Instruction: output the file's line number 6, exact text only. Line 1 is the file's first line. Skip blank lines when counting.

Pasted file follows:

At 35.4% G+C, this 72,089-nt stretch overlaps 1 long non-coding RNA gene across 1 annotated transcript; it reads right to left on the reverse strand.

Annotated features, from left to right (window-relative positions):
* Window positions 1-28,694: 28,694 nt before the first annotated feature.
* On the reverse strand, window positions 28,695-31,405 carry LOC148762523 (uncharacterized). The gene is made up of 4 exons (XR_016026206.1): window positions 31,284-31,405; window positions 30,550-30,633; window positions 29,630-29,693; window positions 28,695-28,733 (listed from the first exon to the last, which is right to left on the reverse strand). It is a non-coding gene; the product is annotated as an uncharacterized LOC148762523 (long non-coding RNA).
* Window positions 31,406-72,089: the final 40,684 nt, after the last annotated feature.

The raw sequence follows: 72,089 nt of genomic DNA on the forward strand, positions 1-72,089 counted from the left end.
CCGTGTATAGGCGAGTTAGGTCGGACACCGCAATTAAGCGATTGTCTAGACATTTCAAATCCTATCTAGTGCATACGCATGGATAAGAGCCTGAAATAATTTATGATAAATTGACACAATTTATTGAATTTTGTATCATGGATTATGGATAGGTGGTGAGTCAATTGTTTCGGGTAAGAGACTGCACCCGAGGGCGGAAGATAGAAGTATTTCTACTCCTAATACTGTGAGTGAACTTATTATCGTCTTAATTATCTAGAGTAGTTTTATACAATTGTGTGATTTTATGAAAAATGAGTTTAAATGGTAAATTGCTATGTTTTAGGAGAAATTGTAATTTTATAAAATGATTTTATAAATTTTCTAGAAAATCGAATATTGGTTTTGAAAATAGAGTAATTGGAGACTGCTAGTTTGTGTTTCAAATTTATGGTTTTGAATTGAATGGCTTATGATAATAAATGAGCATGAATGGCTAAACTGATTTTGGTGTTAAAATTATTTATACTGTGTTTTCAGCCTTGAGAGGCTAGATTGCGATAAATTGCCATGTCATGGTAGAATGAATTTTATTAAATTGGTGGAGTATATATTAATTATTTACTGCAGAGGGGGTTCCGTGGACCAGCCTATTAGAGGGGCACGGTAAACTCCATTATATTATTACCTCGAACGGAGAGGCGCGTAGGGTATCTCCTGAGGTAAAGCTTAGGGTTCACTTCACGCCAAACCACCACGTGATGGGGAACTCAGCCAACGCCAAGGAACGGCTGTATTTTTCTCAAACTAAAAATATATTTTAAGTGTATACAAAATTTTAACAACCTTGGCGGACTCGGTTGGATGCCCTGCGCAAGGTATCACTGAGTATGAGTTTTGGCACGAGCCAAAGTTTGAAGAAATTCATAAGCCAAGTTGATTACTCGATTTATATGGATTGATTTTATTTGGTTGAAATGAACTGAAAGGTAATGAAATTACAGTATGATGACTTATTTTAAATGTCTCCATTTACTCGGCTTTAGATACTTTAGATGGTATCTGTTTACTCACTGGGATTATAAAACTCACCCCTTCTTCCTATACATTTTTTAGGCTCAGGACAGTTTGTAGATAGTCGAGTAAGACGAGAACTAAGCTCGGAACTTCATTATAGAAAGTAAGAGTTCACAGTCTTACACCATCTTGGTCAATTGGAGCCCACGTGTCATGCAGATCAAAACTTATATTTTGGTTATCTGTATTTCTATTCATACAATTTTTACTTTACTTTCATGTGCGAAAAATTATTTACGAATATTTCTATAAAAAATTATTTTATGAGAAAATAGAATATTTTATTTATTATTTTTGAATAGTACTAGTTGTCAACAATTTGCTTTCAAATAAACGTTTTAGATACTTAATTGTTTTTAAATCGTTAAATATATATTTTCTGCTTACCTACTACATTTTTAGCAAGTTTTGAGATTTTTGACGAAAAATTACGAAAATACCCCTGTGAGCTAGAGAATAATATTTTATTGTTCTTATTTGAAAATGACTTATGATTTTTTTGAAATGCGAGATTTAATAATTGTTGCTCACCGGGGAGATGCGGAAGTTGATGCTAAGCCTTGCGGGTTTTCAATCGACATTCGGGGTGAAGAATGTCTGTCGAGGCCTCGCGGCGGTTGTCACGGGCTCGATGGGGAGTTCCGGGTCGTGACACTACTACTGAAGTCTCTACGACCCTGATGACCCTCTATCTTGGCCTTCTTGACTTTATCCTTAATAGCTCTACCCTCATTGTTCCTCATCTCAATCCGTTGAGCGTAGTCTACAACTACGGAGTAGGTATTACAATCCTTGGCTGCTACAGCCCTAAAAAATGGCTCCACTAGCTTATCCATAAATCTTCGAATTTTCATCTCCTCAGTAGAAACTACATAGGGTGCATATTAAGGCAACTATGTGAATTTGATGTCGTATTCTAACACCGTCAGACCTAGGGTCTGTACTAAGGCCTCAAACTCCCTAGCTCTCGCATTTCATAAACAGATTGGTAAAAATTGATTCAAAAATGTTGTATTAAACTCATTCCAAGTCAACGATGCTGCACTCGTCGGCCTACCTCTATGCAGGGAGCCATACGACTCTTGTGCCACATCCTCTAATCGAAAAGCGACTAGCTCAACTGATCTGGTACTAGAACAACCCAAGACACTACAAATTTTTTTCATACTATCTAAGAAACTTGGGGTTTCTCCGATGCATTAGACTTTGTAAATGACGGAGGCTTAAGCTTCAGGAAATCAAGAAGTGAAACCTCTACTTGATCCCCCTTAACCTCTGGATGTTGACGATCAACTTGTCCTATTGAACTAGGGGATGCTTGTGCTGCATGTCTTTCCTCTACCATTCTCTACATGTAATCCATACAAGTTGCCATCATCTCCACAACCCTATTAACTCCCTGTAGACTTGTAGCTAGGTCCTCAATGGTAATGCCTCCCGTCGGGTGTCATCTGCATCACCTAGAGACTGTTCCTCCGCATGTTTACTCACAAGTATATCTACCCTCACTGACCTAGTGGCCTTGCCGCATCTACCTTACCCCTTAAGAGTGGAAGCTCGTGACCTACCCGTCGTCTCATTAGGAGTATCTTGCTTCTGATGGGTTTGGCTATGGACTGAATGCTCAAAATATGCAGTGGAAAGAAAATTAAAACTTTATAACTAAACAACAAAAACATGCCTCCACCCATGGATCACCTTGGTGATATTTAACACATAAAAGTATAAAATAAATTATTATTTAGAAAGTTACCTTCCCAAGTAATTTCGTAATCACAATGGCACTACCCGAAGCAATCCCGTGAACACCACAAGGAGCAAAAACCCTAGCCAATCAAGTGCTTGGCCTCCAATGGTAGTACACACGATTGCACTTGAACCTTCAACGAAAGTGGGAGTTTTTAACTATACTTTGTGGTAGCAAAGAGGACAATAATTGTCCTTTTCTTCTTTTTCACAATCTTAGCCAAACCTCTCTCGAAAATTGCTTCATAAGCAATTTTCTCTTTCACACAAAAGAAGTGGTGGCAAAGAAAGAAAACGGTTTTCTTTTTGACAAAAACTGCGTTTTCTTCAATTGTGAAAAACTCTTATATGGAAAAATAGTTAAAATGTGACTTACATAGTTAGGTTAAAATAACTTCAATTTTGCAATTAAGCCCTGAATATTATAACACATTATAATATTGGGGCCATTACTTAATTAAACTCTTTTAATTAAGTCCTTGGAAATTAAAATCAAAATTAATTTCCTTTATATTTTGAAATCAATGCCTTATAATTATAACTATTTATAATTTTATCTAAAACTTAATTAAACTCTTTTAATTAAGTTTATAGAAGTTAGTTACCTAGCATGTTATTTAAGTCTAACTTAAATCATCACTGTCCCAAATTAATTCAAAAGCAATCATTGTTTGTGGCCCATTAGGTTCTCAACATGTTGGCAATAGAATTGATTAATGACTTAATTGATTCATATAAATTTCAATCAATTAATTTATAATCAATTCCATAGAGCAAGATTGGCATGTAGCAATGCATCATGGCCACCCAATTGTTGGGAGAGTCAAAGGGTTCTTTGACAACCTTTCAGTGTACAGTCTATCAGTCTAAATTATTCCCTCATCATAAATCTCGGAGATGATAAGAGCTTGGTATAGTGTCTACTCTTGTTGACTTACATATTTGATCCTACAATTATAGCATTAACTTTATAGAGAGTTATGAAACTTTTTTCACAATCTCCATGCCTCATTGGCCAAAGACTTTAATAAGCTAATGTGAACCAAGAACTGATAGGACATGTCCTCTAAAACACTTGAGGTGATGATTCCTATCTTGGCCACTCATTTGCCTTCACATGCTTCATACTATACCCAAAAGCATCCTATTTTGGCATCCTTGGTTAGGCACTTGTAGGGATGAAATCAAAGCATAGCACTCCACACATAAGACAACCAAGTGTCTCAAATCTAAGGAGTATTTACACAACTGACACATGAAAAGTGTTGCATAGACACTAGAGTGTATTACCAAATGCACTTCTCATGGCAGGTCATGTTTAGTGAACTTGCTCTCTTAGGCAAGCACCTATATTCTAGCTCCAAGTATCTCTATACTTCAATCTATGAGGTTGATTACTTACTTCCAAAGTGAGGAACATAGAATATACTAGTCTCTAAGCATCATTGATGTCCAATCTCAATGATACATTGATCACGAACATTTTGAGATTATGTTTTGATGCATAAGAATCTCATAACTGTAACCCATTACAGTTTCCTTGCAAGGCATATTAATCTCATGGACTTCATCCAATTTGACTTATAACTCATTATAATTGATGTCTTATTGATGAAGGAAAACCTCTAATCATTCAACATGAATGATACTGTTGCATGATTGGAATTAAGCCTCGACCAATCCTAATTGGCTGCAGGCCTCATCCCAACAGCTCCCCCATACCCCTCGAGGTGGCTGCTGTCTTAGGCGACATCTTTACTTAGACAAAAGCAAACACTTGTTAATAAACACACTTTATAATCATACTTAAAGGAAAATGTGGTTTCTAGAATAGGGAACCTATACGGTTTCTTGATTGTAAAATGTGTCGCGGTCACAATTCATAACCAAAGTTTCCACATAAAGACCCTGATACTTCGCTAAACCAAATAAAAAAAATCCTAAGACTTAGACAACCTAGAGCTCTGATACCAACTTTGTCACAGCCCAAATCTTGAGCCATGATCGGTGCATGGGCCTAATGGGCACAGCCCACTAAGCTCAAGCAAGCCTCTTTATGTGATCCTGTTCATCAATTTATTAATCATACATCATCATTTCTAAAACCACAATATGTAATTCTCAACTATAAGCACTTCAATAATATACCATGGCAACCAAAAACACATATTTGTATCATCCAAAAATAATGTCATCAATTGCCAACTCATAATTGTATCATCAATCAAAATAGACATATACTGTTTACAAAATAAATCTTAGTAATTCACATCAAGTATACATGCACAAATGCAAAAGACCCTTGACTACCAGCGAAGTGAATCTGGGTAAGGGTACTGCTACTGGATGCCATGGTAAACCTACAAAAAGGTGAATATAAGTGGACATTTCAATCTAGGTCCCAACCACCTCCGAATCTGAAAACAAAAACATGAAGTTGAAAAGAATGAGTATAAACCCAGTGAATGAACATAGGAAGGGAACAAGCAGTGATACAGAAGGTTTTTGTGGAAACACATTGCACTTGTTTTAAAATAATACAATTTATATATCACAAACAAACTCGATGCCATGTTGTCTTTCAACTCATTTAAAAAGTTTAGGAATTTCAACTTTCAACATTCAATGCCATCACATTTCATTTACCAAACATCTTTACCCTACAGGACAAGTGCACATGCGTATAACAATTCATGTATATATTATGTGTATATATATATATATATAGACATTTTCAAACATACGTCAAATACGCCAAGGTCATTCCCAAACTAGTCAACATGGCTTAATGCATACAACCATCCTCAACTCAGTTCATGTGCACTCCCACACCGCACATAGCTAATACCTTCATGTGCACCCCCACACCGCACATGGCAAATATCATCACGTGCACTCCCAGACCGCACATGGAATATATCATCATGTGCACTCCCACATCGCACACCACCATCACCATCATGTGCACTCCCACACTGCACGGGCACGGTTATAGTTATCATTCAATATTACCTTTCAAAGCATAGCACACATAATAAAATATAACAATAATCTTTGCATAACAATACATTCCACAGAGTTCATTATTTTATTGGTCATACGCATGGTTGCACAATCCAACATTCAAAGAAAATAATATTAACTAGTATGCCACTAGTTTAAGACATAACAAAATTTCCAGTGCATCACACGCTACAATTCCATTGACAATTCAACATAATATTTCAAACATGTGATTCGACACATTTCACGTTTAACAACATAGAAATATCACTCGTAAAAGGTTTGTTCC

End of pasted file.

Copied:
The raw sequence follows: 72,089 nt of genomic DNA on the forward strand, positions 1-72,089 counted from the left end.